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Disability Accessible Housing on Base

by PCSgrades Staff - August 5th, 2022

Disability Accessible Housing on Base

When my husband and I first moved into military housing in 2017, we didn’t know disability accessible housing was available. Floor plans for accessible homes were not on the Fort Drum Mountain Community Homes website.  I was too shy to ask, and thought I wasn’t “disabled enough” to be eligible for an accessible home. At the time, all I needed was a lack of stairs, and that was available for a regular unit.  

So I didn’t ask about other options. 

The home we lived in at Fort Drum worked for us, but as my disabilities evolved over the years, I knew I’d have to find the courage to ask about accessible options at our next duty station. 

When new orders arrived, I knew I needed to figure out housing before anything else. And in order to do that, I needed to ask about accessible housing. One story without stairs was still necessary, but there were other things I needed as well: lower cabinets, two bathrooms, etc. 

I looked on the Fort Bliss housing website and again, the accessible housing options were not listed. I called the housing office and asked for a housing accommodation form. Within a week, I sent it back to the housing office and requested floor plans. The agent sent me a video walk-through of one of the homes (which she said were all identical). We were able to accept the home offered to us without additional modifications, but that is not the case for everyone.

An anecdote for you: We signed for our home sight unseen, and we knew it would not be ready for the first few weeks we were at Fort Bliss. Then orders changed, so we would arrive less than a week before our home was to be ready. And then, we got a call with news. The family currently in the house renewed their lease for an extra month, which meant hotel living for us for a good five weeks. With a three-year-old. 

I won’t lie; it was hard. When we were able to move into our home, we were beyond ready.  The accommodations I needed were true needs, so it was a relief to no longer have to make due with the hotel room that didn’t have them. 

Here are some tips to get approved for what you need in an accessible home:

Request disability accommodations early. Let your leasing agent know you need the housing accommodation form when you submit your initial paperwork. The form differs slightly from base to base, so it is insufficient to have lived in accessible housing at a previous base. Each base’s housing office has their own. 

Plan ahead. The housing accommodation form usually does ask for your PCM’s notes regarding the need for an accessible home. If you are enrolling or renewing in EFMP, bring the housing accommodation form with you. It saves you an extra appointment and streamlines the doctor’s notes for the chart.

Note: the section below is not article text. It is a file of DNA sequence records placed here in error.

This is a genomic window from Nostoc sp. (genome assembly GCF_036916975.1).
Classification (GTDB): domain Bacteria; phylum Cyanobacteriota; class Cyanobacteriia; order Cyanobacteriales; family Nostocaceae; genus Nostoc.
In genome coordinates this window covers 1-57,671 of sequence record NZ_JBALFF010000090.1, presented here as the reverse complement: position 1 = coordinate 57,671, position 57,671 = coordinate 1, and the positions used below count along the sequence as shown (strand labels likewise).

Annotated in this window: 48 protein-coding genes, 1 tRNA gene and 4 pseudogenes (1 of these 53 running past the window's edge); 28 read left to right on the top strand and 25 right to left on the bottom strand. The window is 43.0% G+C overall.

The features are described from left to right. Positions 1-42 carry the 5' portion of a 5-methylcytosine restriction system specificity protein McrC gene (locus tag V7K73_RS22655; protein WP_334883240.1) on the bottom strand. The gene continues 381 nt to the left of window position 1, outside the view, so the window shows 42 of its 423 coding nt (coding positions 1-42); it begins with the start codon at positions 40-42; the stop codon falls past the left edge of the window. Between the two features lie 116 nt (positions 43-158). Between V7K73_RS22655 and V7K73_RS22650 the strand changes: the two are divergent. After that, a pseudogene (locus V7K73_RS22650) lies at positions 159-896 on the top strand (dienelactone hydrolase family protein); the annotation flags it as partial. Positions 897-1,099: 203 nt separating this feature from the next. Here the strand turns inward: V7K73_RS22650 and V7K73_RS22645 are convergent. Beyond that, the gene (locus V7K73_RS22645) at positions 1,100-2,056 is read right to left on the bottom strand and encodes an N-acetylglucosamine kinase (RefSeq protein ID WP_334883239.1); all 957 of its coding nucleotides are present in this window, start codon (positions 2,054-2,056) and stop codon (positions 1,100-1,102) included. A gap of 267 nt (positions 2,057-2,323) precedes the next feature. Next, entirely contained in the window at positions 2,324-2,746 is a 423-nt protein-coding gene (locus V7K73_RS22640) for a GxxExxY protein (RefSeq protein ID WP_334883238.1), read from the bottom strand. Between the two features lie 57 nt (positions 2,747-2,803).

Allow time for paperwork adjustments. Ensure that you are booked for a medical appointment time slot(s) with enough time to complete the paperwork. Go over the responses with the doctor so you avoid needing to return for the paperwork later, or having to re-do it. This is especially important when a civilian doctor who is unfamiliar with military paperwork, or a PCM who doesn’t know you or your needs well, is filling it out. 

Be specific about what your family needs. Disability accessible housing is limited, both in the number of homes, and in what they offer (though changes can be made if you request them). If your family needs a one story home, make sure it’s stated. If you need a roll-in shower, make it explicit. Maintenance can’t personalize a home to your needs if they don’t know what your needs are. 

Talk to your leasing agent about the next steps. Sometimes adjustments can be made before you move into your new home. Other times, the maintenance department may need to continue making changes when you are living in the home. If something needs to be done before you can move in--like a roll-in shower--let them know. Talk about it. Err on the side of over-communicating with housing. You don't need to share private medical information if you don't want to, but emphasize the importance of your family member’s needs being met.

Exceptional Family Member Program (EFMP) If you are asking for disability accessible housing, you are likely enrolled (or plan to enroll) in the Exceptional Family Member Program. Ensure that the medical needs match what is written on the housing accommodation request (where applicable). 

Want to know more about moving as an EFMP family? You'll find EFMP details on our article here.

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PCSgrades Staff